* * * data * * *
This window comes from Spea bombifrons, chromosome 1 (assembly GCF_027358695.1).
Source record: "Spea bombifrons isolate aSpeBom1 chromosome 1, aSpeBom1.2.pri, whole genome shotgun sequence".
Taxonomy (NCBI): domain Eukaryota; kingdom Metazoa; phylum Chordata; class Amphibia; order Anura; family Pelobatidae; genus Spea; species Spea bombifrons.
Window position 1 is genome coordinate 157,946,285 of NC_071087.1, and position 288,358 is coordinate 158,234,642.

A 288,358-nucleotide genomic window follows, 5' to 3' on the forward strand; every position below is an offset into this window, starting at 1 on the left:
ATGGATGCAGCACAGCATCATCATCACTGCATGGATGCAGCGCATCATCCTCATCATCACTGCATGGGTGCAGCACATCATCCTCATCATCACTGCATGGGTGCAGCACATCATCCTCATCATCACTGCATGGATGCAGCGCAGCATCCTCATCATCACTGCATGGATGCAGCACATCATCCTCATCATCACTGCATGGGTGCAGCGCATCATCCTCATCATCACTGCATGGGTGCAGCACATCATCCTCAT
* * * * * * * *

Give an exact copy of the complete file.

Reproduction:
This window comes from Spea bombifrons, chromosome 1 (assembly GCF_027358695.1).
Source record: "Spea bombifrons isolate aSpeBom1 chromosome 1, aSpeBom1.2.pri, whole genome shotgun sequence".
Taxonomy (NCBI): domain Eukaryota; kingdom Metazoa; phylum Chordata; class Amphibia; order Anura; family Pelobatidae; genus Spea; species Spea bombifrons.
Window position 1 is genome coordinate 157,946,285 of NC_071087.1, and position 288,358 is coordinate 158,234,642.

A 288,358-nucleotide genomic window follows, 5' to 3' on the forward strand; every position below is an offset into this window, starting at 1 on the left:
ATGGATGCAGCACAGCATCATCATCACTGCATGGATGCAGCGCATCATCCTCATCATCACTGCATGGGTGCAGCACATCATCCTCATCATCACTGCATGGGTGCAGCACATCATCCTCATCATCACTGCATGGATGCAGCGCAGCATCCTCATCATCACTGCATGGATGCAGCACATCATCCTCATCATCACTGCATGGGTGCAGCGCATCATCCTCATCATCACTGCATGGGTGCAGCACATCATCCTCAT